TORONTO, Aug. 16 /CNW/ - A leading Ontario conservation group released a
report questioning the amount of logging allowed in public forests. The study
by the Wildlands League, a chapter of the Canadian Parks and Wilderness
Society, finds many key assumptions that are fed into the Strategic Forest
Management Model (SFMM) to be unsubstantiated. The assumptions matter because
Ontario predicts the amount of allowable logging using the SFMM computer
model. When the model assumptions are dubious, then the results are also
doubtful. This could prove disastrous for our public forests.
"The government's current focus is in maintaining a system of logging
that guarantees feeding logs into mills instead of maximizing the number of
jobs per cubic metre and the long term sustainability of our forests," says
Dave Pearce, Forest Conservation Analyst for CPAWS Wildlands League. "Think of
it as a bank account on which you keep writing cheques without having any idea
how much money you have. Sooner or later the cheques are going to bounce."
The new report titled, 'Ontario's Timber Harvesting Levels: science or
wishful thinking?' analyzes forest management units covering over 5 million
hectares of Ontario's public forests that are currently open for logging. This
is an area equivalent to 78 times the size of the city of Toronto. The report
authors found that Ontario's harvest levels modeling is based on:
- poor inventories (lack of good data on what's in our forests)
- overestimating how fast the forest will grow back
- underestimating how much forest land is lost to roads, landings,
slash piles and poor regeneration
- underestimating the amount of natural disturbance (fire, wind and
- lack of consideration for wildlife values
"The lack of rigor in the model can lead to wide spread over harvesting."
Pearce continues, "If this occurs, we could damage vital ecosystem services
like climate moderation, water conservation and wildlife habitat."
These failures are compounded by a lack of funding for the local Ministry
of Natural Resources staff to supervise the forest management activities of
the forest industry.
The report extends recommendations that would help Ontario's public
forests be better managed including:
- more funding for local MNR supervision of industry
- improvements to inventory and data collection
- credible third party certification standards for all forest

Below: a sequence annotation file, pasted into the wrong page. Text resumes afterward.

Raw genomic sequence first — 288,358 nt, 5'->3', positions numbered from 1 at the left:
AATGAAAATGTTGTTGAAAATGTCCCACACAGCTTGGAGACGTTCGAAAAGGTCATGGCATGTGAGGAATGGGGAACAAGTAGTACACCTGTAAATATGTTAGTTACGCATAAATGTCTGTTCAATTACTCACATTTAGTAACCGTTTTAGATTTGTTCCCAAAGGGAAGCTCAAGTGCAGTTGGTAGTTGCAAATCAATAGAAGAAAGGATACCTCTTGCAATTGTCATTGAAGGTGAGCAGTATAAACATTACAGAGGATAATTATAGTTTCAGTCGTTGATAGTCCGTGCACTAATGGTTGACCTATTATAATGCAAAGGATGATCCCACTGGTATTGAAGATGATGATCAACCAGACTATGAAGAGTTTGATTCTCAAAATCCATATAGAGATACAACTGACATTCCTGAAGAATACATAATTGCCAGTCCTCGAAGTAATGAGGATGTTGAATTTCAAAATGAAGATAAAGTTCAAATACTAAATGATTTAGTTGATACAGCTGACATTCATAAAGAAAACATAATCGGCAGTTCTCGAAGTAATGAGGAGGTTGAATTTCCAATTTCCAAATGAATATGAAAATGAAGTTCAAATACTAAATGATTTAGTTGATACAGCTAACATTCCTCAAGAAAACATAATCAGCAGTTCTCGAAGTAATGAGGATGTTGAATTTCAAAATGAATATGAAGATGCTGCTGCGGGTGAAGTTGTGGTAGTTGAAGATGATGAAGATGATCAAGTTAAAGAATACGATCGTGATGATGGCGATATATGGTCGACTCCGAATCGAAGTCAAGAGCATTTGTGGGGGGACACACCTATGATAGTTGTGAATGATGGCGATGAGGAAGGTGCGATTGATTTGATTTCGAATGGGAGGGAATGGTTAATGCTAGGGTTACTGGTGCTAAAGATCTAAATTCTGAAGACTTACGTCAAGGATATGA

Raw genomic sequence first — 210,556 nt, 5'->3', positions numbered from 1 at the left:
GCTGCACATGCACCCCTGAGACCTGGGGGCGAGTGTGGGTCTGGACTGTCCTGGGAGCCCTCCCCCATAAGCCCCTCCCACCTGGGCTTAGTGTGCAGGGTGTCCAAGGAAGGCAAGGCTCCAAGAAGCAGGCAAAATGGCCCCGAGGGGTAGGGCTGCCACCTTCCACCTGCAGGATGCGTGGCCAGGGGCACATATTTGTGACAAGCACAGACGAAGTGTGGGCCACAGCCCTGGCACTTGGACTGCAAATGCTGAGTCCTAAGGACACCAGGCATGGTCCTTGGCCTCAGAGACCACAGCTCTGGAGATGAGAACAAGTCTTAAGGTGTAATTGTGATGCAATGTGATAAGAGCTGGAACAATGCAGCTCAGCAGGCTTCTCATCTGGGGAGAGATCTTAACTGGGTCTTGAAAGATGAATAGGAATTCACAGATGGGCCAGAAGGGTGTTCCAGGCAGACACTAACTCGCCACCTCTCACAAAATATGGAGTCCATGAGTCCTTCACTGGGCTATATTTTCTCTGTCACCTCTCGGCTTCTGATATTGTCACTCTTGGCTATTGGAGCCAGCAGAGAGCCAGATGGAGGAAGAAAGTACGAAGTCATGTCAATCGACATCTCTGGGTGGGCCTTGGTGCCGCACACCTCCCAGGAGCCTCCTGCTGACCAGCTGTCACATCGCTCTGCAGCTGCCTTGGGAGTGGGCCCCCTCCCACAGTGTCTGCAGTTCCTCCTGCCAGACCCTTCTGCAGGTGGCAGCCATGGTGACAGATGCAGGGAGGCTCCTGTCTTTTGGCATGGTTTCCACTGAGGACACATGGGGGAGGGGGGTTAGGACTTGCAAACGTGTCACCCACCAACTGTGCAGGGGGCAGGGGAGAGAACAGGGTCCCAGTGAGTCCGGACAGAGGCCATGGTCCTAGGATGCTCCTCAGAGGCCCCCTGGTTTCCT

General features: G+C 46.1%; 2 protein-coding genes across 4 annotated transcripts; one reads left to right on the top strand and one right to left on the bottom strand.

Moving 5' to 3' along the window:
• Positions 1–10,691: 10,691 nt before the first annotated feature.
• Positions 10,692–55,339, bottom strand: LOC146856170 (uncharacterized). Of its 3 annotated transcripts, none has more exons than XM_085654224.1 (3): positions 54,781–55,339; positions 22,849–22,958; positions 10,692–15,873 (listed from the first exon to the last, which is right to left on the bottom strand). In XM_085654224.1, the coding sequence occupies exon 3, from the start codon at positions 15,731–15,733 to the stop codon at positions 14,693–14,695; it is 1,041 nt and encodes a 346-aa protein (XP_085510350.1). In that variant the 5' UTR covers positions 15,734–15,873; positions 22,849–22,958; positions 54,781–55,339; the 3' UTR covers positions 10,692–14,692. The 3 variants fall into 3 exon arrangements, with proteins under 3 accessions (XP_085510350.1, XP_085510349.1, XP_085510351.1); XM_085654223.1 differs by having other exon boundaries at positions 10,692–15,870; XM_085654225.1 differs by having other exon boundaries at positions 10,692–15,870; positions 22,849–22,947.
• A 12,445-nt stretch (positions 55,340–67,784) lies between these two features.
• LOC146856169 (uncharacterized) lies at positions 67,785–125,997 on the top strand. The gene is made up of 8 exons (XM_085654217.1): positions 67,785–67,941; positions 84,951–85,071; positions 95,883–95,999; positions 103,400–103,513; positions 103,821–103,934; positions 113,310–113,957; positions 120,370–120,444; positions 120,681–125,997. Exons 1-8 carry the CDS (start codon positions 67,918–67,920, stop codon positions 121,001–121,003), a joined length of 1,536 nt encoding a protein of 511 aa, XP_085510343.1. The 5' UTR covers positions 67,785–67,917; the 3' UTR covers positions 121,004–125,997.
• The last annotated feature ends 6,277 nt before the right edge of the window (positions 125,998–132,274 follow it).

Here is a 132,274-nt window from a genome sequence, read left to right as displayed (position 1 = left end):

management units, such as the Forest Stewardship Council Boreal
- more value extracted out of each tree cut, therefore more jobs
For communities and workers dependent on logging, the industry is now in
the midst of the worst downturn in memory. Mill closures mean a reduced demand
for wood fibre. "The trees that were scheduled to feed the mills should now be
available for other purposes like conservation, and luring ecologically-aware
consumers." Pearce explains, "Now is the time to be considering how to
reinvent our forest industry. However, the forest industry and government
staff are not even conceding that there is any let up in the demand for trees.
They continue to prop up the business-as-usual approach with the steroids of
subsidies in hopes of a market bounce back."
"Powerful industrial forces are intent on going down the same bleak road
of maximizing the cut and hoping that the ecosystem and workers will ride out
more boom and bust," laments Pearce. "In the era of the global economy and
global ecological crises, that is a disastrously outdated idea. We hope the
government sees the light and injects hope back into the mix with a more
progressive strategy for industrial and forest sustainability," he added.
There are over 200 companies in the United States now demanding wood
fibre from sources that are FSC certified and don't log in caribou habitat.
Ontario has the ability to feed this demand and secure long term jobs. In
addition, the province of Ontario could ensure the highest number of jobs per
cubic metre cut by investing more in value-added operations and rewarding
forestry companies with wood supply for creating jobs.
For further information:
For further information: Dave Pearce, Forest Conservation Analyst, (416)
971-9453 ext.40, firstname.lastname@example.org; and Trevor Hesselink, Forest
Program Director, (416) 971-9453 ext.33, email@example.com; Visit
www.wildlandsleague.org to download a summary or contact us to order a paper
copy of the full document: CPAWS Wildlands League, 380-401 Richmond St. W.,
Toronto, ON, M5V 3A8, (416) 979-3155 fax